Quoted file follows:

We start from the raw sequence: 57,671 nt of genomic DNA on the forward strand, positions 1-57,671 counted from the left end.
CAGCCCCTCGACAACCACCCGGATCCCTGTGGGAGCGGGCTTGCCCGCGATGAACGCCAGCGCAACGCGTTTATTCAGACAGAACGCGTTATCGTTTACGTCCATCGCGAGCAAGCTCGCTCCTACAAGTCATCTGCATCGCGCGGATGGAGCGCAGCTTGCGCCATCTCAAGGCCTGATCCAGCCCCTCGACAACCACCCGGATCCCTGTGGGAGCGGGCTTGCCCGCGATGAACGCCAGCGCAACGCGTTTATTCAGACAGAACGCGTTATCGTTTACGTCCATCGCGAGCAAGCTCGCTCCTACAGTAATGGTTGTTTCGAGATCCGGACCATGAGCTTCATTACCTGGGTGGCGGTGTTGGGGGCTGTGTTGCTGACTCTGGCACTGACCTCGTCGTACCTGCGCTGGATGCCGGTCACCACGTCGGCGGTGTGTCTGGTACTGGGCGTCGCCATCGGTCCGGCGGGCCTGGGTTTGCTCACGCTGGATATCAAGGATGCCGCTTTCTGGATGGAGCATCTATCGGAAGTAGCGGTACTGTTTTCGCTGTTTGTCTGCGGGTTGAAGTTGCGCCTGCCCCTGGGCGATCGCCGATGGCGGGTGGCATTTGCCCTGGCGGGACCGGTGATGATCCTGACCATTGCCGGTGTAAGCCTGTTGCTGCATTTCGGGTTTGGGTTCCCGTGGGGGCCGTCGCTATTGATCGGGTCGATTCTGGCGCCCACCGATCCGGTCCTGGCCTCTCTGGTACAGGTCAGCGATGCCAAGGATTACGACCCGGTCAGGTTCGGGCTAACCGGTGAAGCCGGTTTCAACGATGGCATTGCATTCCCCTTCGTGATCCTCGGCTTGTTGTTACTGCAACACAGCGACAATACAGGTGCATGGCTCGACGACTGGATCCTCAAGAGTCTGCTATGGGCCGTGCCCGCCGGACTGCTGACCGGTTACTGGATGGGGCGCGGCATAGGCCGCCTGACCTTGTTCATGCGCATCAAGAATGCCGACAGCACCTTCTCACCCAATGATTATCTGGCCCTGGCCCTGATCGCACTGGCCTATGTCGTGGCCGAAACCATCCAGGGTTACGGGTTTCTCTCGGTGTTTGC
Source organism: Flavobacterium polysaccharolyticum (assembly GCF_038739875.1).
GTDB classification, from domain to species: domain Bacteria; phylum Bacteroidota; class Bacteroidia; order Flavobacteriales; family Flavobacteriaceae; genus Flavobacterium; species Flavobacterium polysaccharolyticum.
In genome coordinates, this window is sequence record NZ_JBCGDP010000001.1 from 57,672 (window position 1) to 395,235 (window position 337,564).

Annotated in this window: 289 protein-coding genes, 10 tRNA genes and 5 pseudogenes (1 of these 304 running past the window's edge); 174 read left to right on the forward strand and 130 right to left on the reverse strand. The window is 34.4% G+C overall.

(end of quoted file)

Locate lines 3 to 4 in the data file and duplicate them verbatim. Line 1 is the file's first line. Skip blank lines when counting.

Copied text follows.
Source organism: Flavobacterium polysaccharolyticum (assembly GCF_038739875.1).
GTDB classification, from domain to species: domain Bacteria; phylum Bacteroidota; class Bacteroidia; order Flavobacteriales; family Flavobacteriaceae; genus Flavobacterium; species Flavobacterium polysaccharolyticum.